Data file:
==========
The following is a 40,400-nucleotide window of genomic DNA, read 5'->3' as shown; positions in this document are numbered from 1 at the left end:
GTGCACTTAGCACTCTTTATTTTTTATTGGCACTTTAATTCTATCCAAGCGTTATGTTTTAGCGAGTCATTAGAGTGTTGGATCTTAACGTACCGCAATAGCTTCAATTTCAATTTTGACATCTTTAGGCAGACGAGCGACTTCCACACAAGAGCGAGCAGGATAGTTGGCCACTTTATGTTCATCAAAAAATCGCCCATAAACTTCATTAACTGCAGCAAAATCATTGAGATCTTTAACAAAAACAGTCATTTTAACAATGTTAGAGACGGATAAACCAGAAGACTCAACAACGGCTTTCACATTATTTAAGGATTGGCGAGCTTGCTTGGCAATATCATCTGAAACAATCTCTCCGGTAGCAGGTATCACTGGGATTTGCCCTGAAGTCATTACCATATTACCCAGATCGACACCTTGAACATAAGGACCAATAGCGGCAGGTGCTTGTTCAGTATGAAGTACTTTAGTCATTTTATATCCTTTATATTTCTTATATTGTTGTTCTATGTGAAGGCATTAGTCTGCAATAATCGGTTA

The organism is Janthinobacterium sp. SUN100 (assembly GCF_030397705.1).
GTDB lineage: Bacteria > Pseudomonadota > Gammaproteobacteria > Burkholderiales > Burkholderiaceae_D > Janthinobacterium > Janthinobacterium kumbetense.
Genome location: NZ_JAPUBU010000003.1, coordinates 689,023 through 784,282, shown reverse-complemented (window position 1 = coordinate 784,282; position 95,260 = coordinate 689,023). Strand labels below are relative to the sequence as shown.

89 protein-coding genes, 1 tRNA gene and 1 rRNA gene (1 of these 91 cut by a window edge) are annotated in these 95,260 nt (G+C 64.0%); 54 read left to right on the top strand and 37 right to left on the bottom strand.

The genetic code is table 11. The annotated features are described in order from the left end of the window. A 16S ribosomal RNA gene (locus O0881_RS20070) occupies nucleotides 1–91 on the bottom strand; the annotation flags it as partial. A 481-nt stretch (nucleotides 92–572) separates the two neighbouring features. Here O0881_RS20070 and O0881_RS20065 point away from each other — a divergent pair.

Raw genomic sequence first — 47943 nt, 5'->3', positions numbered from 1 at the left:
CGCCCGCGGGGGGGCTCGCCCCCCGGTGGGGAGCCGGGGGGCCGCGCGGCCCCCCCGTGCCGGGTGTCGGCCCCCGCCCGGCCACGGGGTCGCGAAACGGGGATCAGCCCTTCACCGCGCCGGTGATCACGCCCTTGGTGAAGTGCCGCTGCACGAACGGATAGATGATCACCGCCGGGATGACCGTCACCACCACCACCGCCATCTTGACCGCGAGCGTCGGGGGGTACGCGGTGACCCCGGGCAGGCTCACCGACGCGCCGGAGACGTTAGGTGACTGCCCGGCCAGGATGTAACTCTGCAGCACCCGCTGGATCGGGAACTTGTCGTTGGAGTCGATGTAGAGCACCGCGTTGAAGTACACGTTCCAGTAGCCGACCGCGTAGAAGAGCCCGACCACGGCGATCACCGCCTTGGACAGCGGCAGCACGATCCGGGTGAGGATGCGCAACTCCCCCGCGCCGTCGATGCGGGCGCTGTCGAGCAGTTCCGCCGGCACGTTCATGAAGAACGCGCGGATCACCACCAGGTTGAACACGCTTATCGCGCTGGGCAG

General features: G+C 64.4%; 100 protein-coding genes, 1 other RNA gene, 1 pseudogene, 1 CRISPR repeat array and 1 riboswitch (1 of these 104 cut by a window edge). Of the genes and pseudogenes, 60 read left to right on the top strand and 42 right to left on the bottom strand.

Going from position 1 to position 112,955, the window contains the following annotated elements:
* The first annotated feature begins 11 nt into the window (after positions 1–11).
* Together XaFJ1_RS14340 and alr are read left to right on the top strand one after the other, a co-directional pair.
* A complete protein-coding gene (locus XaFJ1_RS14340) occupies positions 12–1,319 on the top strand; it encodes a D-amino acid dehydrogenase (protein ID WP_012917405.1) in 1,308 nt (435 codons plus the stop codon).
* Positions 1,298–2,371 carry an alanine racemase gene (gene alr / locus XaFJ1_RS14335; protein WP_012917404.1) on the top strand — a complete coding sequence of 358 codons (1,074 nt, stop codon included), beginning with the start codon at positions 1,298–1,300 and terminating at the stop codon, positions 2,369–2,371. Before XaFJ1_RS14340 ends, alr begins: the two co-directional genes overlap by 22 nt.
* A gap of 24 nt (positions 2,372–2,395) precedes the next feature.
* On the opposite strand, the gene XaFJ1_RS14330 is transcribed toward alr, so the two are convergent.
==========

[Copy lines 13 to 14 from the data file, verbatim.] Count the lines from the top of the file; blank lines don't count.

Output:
* Together XaFJ1_RS14340 and alr are read left to right on the top strand one after the other, a co-directional pair.
* A complete protein-coding gene (locus XaFJ1_RS14340) occupies positions 12–1,319 on the top strand; it encodes a D-amino acid dehydrogenase (protein ID WP_012917405.1) in 1,308 nt (435 codons plus the stop codon).